China Relaxes Its One-Child Policy

Families can now have two children to boost the work force and care for the elderly

Chinese couples would now legally be allowed to have another child

True_Guowei via Pixabay

Chinese parents will soon be legally permitted to have two children if they want to, according to an announcement released today on Xinhua, the Chinese government's news agency.

That's a change from the controversial One Child Policy, implemented in 1980 and intended to limit the country's exploding population growth and strain on resources. Officials estimate that in its 35 years, the policy has prevented 400 million births. That's a significant number, even in a country with a population of 1.3 billion.

But the policy had a number of unintended consequences on Chinese society. First, there are now significantly fewer women than men—if a family was limited to one child, many wanted to stick to conservative values and bear a male heir, so many female children were killed or aborted.

Then, also, there's the 4-2-1 problem. As the Chinese population ages—more than a quarter is expected to be over age 65 by 2050—an only child will have to care for his parents and, likely, his four grandparents as well. That could put a huge financial strain on the primary breadwinners and could cause further slowdown in an already sluggish economy.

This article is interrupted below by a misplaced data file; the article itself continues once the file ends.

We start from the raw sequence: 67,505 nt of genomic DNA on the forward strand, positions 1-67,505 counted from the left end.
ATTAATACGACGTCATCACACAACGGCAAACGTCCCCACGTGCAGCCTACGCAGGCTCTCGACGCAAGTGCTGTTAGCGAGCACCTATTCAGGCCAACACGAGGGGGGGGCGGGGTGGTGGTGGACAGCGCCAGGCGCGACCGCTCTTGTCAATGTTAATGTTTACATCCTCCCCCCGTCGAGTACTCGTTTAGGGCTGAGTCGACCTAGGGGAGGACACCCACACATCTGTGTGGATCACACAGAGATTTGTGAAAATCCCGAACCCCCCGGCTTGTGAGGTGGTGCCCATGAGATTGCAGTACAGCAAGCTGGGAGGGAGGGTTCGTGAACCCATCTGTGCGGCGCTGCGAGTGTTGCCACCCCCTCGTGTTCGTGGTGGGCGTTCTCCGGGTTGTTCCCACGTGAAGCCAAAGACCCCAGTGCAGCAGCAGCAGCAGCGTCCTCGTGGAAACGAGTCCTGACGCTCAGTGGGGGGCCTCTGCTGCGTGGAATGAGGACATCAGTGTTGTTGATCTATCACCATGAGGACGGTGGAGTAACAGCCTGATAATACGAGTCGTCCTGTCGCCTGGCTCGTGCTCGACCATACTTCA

Pundits suspect that ending the One Child Policy is a way to heal some of China's social and financial woes. In 2013, the government added a few caveats to the policy that would allow some couples to have more than one child, but it didn't create the surge in births officials expected. This policy shift is much more far-reaching.

Yet some experts think that allowing Chinese families to have two children is still too restrictive, and that the government shouldn't be telling families how many children to have at all. Others note that this is hardly a panacea for China's economic failings—a report from a Beijing-based security company states that making workers more productive and making legal allocations for the market to exert a stronger force on its economy would do more to stimulate financial growth, the L.A. Times reports. And it will take a while for the demographics to reflect this change, as single-child households are still the social norm, one demographer tells the Guardian.

Despite these concerns, many experts believe that the Chinese population will welcome this shift. The Chinese government is expect to release details about the policy's implementation soon.